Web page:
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INDIANAPOLIS -- Grocery stores have joined forces with retail trade associations and drug and convenience stores in Indiana to form a statewide coalition that yesterday launched a campaign to propose changes to the "patchwork" of laws governing the sale of alcohol in the state.
The aim of the Alliance of Responsible Alcohol Retailers is to "ensure that alcohol is sold within a regulatory framework that strengthens compliance, fair competition, and effective public policy," according to the group
The alliance rolled out a public education campaign to build support for a series of proposals to help bring consistency to Indiana public policy and bolster the state's efforts to control underage access to alcohol. Among the proposals are:
--Granting the Alcohol and Tobacco Commission the authority to conduct compliance checks at all facilities allowed to sell alcoholic beverages, as a means of deterring sales to minors.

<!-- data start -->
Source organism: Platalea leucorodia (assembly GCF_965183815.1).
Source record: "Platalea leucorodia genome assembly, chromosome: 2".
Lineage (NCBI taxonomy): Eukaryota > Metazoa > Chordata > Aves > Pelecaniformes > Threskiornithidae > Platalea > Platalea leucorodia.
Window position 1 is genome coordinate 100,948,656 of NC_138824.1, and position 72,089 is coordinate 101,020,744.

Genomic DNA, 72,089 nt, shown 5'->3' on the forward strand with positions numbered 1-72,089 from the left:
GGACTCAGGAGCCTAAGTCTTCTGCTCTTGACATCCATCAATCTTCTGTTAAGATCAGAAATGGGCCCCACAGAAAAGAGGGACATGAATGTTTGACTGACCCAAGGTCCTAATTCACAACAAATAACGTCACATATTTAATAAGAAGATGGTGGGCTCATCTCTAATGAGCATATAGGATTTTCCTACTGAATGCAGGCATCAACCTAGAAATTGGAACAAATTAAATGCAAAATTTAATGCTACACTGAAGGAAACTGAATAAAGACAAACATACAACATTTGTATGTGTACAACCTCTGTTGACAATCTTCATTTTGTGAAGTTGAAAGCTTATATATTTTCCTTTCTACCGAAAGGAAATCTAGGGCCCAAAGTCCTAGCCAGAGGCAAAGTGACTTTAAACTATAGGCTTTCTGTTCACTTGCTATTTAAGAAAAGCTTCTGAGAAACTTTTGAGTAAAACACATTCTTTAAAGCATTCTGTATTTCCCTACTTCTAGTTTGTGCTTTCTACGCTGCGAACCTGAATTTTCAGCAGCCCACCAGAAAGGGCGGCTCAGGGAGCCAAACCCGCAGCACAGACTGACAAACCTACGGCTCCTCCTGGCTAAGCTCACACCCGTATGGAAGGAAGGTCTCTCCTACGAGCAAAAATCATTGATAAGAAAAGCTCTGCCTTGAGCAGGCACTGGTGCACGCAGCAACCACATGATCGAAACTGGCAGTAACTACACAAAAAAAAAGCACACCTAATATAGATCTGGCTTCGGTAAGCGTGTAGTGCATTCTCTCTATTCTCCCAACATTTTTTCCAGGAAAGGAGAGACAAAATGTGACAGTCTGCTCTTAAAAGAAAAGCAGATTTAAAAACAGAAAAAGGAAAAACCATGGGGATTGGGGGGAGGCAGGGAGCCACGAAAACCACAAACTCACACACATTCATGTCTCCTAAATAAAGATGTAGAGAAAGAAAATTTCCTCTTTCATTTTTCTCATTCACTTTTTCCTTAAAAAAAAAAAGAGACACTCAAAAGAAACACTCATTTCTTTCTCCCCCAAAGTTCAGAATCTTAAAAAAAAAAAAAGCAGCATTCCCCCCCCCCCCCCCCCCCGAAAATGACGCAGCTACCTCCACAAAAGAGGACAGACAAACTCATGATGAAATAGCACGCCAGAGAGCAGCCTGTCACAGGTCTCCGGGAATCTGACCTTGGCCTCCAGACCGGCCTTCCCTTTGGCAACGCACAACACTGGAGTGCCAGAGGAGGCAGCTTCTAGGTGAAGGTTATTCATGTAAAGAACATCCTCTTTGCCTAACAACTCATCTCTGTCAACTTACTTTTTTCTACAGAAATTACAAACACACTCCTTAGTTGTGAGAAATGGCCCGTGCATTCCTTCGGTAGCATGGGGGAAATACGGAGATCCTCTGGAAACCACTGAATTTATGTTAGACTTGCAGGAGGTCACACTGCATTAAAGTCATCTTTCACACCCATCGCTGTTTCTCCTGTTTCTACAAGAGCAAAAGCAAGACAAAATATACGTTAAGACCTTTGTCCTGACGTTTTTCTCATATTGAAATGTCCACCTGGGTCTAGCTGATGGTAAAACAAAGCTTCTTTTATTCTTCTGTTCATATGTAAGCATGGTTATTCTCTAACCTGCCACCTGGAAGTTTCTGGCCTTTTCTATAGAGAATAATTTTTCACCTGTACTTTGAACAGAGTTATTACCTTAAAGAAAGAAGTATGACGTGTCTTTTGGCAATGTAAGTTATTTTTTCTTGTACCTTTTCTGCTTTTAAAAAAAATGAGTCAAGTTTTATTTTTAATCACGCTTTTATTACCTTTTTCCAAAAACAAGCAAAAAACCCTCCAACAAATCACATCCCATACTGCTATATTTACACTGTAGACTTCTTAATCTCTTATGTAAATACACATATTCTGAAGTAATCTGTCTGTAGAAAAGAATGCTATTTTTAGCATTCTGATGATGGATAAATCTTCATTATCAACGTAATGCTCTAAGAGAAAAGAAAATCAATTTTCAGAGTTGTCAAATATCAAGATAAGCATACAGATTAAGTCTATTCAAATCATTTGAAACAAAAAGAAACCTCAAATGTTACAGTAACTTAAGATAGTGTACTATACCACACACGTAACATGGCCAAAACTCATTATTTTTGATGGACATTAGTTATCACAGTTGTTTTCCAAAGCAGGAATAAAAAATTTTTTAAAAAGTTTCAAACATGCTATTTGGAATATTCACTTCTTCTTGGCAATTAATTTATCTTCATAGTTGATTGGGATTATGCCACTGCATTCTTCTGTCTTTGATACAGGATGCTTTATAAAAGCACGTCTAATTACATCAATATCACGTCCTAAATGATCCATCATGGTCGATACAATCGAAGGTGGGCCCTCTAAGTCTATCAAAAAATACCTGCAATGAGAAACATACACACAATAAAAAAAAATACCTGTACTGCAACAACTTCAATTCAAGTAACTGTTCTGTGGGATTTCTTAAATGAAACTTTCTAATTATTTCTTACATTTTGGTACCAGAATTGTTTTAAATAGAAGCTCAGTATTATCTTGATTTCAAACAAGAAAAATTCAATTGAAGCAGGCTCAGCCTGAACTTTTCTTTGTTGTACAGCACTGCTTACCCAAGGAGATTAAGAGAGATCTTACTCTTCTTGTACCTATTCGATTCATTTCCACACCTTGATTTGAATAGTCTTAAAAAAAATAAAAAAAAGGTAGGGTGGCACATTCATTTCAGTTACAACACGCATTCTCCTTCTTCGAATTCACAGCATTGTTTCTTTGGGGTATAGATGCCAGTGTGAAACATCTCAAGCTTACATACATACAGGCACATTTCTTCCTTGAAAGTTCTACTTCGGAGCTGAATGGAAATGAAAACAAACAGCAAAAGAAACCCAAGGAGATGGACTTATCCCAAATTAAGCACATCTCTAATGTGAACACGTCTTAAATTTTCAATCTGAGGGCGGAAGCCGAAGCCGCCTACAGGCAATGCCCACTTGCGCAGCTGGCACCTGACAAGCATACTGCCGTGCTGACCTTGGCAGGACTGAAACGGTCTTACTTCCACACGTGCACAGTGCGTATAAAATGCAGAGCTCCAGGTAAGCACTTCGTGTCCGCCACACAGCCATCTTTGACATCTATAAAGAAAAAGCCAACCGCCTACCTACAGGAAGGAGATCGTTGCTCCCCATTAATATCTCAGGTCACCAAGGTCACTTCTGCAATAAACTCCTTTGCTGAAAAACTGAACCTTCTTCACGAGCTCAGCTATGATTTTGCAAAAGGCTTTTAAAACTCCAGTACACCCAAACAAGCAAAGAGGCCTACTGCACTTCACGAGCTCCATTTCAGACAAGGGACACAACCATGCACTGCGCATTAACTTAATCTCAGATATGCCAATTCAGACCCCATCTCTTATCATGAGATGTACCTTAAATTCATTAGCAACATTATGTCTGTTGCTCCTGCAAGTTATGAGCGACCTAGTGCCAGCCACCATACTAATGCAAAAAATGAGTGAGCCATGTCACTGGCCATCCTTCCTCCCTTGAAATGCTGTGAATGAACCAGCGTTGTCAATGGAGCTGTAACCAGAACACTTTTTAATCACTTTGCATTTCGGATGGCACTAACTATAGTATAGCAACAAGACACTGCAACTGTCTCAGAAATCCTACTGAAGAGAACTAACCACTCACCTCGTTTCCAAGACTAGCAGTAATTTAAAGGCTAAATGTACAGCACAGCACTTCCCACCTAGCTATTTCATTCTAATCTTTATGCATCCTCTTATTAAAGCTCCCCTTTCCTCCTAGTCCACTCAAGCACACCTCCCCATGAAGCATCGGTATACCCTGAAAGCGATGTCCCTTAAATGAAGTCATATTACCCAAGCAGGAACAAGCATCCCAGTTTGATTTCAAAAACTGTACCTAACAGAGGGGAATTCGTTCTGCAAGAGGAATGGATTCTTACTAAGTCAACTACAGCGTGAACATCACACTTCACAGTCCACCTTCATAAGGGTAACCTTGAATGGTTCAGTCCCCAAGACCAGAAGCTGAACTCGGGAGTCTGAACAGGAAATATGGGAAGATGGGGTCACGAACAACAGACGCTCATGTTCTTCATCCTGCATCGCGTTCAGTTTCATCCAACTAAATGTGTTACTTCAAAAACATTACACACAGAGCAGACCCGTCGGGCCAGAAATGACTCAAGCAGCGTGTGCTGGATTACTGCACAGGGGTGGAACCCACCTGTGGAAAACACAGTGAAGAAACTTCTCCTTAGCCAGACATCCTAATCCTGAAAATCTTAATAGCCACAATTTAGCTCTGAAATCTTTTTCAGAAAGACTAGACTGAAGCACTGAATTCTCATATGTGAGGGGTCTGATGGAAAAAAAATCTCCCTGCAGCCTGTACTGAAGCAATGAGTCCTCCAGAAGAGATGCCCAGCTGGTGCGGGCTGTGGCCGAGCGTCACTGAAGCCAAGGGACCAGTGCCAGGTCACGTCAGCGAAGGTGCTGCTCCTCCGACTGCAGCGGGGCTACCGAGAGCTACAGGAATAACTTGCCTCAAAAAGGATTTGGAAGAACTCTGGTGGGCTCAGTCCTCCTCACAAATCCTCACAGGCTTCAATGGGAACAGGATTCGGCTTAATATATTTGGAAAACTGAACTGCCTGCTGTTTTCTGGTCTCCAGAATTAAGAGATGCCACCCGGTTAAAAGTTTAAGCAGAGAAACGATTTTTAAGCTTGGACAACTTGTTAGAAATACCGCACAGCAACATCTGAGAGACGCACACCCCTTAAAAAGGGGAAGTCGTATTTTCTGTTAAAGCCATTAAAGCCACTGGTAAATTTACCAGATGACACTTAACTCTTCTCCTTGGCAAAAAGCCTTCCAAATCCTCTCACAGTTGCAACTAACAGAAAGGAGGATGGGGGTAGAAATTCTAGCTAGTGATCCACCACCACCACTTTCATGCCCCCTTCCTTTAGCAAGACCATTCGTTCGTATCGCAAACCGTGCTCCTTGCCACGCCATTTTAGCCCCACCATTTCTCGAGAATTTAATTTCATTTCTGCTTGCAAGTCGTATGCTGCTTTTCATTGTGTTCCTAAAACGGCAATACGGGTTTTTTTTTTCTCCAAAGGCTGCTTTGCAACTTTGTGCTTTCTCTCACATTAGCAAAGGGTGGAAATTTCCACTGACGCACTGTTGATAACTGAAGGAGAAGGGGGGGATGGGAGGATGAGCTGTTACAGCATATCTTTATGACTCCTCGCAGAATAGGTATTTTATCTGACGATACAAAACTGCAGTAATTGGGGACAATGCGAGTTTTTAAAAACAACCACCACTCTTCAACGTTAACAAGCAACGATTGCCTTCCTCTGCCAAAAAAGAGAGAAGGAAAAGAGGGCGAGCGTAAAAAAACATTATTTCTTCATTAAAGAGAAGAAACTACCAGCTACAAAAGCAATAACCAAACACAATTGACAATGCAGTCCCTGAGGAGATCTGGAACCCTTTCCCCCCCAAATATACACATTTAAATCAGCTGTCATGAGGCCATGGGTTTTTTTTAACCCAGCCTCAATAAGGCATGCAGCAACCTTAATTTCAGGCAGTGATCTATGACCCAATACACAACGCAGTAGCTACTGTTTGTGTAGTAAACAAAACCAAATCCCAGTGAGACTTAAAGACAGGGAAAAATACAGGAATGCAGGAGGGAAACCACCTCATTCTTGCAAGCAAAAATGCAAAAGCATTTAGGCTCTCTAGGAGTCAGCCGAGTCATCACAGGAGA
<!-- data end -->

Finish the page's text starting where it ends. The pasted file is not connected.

--Increasing the penalties against adults who provide alcohol to minors, and more strongly enforcing existing laws against minors in possession of alcohol.
--Codifying existing ATC rulings and case law that establish the eligibility of grocery and convenience stores to hold beer and wine permits, while prohibiting nongrocery businesses from eligibility for alcoholic beverage permits.
--Establishing, with the grocery store definition for alcoholic beverage permits, that the current quota for permits be reduced from one per 1,500 in population to one per 2,000, thereby reducing the potential number of outlets by over 25 percent.
"With hundreds of retail operations throughout Indiana, and thousands of employees in our host communities, we have an active interest in ensuring safe, responsible, and effective public policies governing the sale of and access to alcoholic beverages," said Grant Monahan, president of the Indiana Retail Council, a member of the alliance, in a statement.